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Grady Clay Grady Clay is offline
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Join Date: Dec 2003
Location: Arapahoe County, Colorado, USA
Posts: 9,032
Let me tell you a story.

In the early ‘80s I took my CP 914-6 (46IDA 91x66) to a USRRC drivers school just prior to a SCCA double national at Riverside Raceways. We would come into the hot pits and confer with our instructors, say 20 minutes, and then go back out on track. Well, I now know what happens to a carbureted 911 in that situation. It boiled the fuel out of the float chamber, the float expanded and stuck in the down position, there was a slight intake backfire when started, and it didn’t run perfectly when leaving the hot pit. I recognized it wasn’t running right and proceeded slowly around the track. By the time I came down the back strait into the Carrousel it was running worse. Just as I entered the Carrousel GIANT flames came up out of the engine grill – I mean 10’ flames. It got my attention and I’m still at 50 mph or so intending to enter the hot pit lane. I turn everything off, unbuckle, grab the little 2# extinguisher, and sit on the driver’s door (still at speed) steering the 914-6 toward the corner station at the pit entrance. The workers at first scattered as they feared this flaming car was going to hit them. Fortunately the car stopped abreast of the corner station, I fell off the door and the workers extinguished the blaze. The big flames were because the small carburetor fire burned through the fuel lines and then melted the fan belt. The fan had been directing the flames through the engine until the belt broke.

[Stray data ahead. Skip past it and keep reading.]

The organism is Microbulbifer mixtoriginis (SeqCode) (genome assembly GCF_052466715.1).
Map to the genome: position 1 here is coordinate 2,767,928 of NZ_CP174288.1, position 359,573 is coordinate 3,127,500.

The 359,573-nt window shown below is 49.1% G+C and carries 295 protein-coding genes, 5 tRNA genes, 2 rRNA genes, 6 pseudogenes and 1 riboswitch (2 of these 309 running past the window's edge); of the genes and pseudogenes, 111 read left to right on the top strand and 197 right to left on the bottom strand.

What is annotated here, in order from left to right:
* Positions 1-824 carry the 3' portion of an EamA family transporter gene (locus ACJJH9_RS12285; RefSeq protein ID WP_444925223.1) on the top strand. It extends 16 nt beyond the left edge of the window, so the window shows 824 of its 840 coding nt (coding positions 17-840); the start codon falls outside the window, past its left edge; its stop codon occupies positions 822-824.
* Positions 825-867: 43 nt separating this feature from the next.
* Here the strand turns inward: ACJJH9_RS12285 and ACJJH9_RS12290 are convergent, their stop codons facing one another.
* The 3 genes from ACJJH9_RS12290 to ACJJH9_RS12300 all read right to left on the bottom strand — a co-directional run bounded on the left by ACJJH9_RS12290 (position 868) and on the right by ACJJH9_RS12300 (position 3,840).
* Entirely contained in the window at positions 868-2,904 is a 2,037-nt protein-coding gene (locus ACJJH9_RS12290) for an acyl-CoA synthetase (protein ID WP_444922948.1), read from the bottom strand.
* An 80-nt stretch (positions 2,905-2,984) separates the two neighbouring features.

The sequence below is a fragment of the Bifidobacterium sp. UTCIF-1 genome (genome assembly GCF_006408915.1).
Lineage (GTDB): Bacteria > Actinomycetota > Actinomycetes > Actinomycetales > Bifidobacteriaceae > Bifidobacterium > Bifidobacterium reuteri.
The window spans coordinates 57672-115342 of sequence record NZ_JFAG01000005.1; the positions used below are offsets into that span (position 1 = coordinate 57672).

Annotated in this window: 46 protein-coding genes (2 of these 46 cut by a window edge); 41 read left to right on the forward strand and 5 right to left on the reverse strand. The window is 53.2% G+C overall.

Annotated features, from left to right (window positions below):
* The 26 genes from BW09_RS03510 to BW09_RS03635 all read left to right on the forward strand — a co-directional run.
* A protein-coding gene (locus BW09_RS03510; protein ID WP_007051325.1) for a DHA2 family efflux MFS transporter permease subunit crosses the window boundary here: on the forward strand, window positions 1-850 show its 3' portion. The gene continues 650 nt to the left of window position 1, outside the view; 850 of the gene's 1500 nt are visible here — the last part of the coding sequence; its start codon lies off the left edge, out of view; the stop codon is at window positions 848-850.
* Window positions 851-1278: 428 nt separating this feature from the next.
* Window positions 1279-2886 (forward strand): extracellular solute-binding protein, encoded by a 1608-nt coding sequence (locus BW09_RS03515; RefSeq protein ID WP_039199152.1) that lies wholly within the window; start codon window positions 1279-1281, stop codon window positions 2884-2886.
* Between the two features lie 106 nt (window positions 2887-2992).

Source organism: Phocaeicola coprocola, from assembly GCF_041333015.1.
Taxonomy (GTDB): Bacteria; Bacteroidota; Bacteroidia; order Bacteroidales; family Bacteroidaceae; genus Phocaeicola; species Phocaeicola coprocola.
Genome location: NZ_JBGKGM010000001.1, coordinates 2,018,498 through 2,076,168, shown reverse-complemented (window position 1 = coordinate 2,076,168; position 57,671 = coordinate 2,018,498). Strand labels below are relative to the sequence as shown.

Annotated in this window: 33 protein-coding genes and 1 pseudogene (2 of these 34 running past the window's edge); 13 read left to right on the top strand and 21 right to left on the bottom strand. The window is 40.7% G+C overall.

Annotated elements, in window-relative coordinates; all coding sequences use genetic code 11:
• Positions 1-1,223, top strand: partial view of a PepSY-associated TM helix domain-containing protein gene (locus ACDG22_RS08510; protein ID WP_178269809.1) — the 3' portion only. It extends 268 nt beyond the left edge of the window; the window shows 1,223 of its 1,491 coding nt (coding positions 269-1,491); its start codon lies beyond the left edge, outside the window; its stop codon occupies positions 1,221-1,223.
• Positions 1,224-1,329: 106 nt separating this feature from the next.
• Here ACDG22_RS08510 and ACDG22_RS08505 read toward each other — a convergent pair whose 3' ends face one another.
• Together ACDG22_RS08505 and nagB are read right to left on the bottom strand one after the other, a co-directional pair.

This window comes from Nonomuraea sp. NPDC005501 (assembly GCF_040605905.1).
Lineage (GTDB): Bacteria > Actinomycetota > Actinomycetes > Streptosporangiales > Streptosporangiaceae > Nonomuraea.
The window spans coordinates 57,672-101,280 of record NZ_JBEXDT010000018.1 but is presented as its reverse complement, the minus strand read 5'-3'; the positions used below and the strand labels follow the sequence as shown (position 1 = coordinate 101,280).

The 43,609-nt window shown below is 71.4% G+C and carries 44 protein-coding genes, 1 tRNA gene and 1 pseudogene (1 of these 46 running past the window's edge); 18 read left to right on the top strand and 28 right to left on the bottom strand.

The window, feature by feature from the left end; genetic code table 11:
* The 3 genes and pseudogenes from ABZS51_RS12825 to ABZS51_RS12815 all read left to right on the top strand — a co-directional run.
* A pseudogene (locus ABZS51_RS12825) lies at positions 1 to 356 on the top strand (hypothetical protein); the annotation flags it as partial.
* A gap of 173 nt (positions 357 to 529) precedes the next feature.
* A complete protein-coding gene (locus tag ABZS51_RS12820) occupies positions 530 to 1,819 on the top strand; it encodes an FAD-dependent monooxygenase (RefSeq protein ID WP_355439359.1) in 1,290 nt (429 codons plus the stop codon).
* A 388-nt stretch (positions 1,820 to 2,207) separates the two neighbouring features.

This all happened about 3 PM on Wednesday. A Riverside Porsche shop owner came up offered us the use of his shop. We repainted the engine compartment, replaced the wires and hoses, and installed our spare engine. We were in bed by 11 PM that night and successfully raced for the next four days. The only damage to the engine was the air filters, 46IDAs, fan, wiring, and fan shroud.

The moral of this story: SS fuel lines wherever possible; Pay attention to this carburetor issue; Have a larger than required fire suppression system; Stop at the next corner station if you even think you have a problem. Be PREPAREd.

The fix I came up with was (is) having a pair of aluminum baffles alongside the carburetors/manafolds, attached to the three fan shroud screws. After each session I take a 5# bag of ice and put ice alongside the intake manifolds. It keeps the manifolds from conducting the heat to the carburetors and consequential problems. The float chambers stay full and the fuel cool. When you go to restart the car, it fires on the first turn (no fuel fowling of the plugs) and runs perfectly.

Gasoline is one of the most dangerous substances we normally ever deal with. It is just short of high explosives and nuclear fuel.

I’ll try and find some photos of Hal Shaw’s fire in his IMSA 934. It will make a believer of anyone about multi-multi-layer fire suits.

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Old 01-28-2004, 11:00 AM
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